Hogs and Crude Oil - Economic Questions

by Bill Duesing

First broadcast on WSHU/WSUF-FM, December 11, 1998

Listeners to last week's show know we raise a few hogs each year on the Old Solar Farm. As our two pigs were nearing full size, the national market price for a full-grown hog was just $16 per hundred pounds. That's 16 cents a pound - about the lowest price ever (after adjustment for inflation). One of our beautiful, 250-pound Duroc hogs, containing a year's supply of pork for two or more families, is worth only about $40 on the open market. At that price, farmers lose between $50 and $75 on each hog they raise. Compare $40 for a whole pig to the cost of a supermarket ham or a breakfast muffin with sausage! The current price of the pig just doesn't make any sense.

Recent reports state that the cost for a barrel of crude oil is also near its lowest ever. One barrel of crude oil, containing 42 gallons of this non-renewable fossil fuel, costs about $11. Contrast that with the price of a gallon of spring water, or a quart of motor oil! In the short term, many experts expect the prices of both oil and pigs to continue to fall, maybe into the single digits.

Although $40 is a ridiculous price for a hog, it seems more credible that a hog's worth is equivalent to almost four barrels of oil, which is over 150 gallons. What's going on here?

Both hogs and crude oil have a real value as well as significant externalized costs that aren't considered or reflected in their current prices. The similarities between these disparate industries are uncanny. The combined forces of the market, government subsidies, regulations, and short-sighted accounting make this situation very destructive to society and to the environment.

Both industrial hogs and crude oil benefit from enormous government subsidies and tax breaks even as they cause serious negative environmental effects. Last month Time Magazine detailed some of the subsidies enjoyed by one large hog producer. In addition, taxpayers effectively provide a $36 tax benefit to large producers for every sow they put into production. Because each female pig produces 20 piglets a year, and the industry giants have been adding hundreds of thousands of sows, there's a serious glut of pigs. As the price falls, the government tries to help by buying pork in large quantities for school children, charity and Russian aid, resulting in more financial gains for the largest producers.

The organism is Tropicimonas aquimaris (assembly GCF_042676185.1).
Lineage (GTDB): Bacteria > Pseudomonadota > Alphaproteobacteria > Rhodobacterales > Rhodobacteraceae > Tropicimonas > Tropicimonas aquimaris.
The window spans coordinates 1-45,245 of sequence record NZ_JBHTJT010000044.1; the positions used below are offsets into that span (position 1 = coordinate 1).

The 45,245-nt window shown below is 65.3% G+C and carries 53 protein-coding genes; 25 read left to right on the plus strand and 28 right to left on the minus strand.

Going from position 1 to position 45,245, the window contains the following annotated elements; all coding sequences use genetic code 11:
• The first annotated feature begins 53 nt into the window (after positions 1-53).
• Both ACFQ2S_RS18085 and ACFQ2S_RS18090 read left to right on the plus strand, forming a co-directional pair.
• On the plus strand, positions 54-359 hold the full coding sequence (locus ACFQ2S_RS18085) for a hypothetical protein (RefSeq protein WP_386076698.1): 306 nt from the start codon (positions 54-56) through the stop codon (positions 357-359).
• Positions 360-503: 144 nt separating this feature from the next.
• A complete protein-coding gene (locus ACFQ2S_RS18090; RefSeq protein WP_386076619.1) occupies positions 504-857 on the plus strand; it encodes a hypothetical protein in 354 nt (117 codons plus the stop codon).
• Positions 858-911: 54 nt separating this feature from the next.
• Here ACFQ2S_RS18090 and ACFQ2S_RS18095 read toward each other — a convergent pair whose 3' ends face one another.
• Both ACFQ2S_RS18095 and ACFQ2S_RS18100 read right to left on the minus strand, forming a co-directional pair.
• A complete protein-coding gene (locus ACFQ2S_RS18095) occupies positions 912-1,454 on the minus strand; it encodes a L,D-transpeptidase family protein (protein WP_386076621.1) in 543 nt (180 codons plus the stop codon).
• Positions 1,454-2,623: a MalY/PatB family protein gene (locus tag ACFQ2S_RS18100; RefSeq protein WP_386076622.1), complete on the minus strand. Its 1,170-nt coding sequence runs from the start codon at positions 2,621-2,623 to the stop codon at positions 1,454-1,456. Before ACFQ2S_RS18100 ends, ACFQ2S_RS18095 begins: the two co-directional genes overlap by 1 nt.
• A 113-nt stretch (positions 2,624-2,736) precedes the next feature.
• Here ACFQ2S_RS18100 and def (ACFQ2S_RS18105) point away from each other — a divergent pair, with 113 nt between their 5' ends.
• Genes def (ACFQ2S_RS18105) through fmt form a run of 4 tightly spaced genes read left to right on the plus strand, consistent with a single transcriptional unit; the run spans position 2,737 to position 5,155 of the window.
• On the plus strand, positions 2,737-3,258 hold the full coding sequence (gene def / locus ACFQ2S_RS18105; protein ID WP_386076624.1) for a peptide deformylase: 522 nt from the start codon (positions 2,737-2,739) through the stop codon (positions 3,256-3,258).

As for crude oil, in order to insure that the fossil fuel giants can buy it for $11 in the Persian Gulf, we pay $20 to $30 per barrel in taxes to defend their ability to buy oil there.

Low, subsidized prices encourage more consumption of both oil and hogs, which increases their environmental damage. The environmental effects of burning fossil fuels (climate change and air pollution, to name just two) and the long-term effects of enormous quantities of pig wastes are expensive problems caused by these industries that will cost future generations plenty.

Low prices also promote concentration of ownership in both industries. The Exxon-Mobil Oil merger is a recent example. The increase in the number of giant farms which can more effectively capture government subsidies and tax benefits accelerates the loss of small farms and increases problems in the heartland.

The average citizen would be at as much of a loss in dealing with a live pig as with a barrel of crude oil; helpless without the increasingly long and concentrated chain of processor, wholesaler and retailer required to get our food and energy.

Fortunately, we're not dependent on the mainstream market for hogs. We'll trade some of this local meat with friends, sell some to folks who appreciate fresh pork raised outdoors on a mixed diet, without antibiotics or medications, and we'll keep some for our growing extended family.

We're also fortunate not to have to depend on oil for heating. The sun streaming through our south windows, supplemented with a wood stove at night keeps us warm.

Low prices for industrial hogs and crude oil, together with the global economy and growth-oriented economists, are leading this society on a very dangerous and destructive path. We need to find ways to feed and power ourselves with fewer externalized costs.

This is Bill Duesing, Living on the Earth

This page and its contents are copyright © 1998 by WSHU-FM, Fairfield, CT, and by Bill Duesing.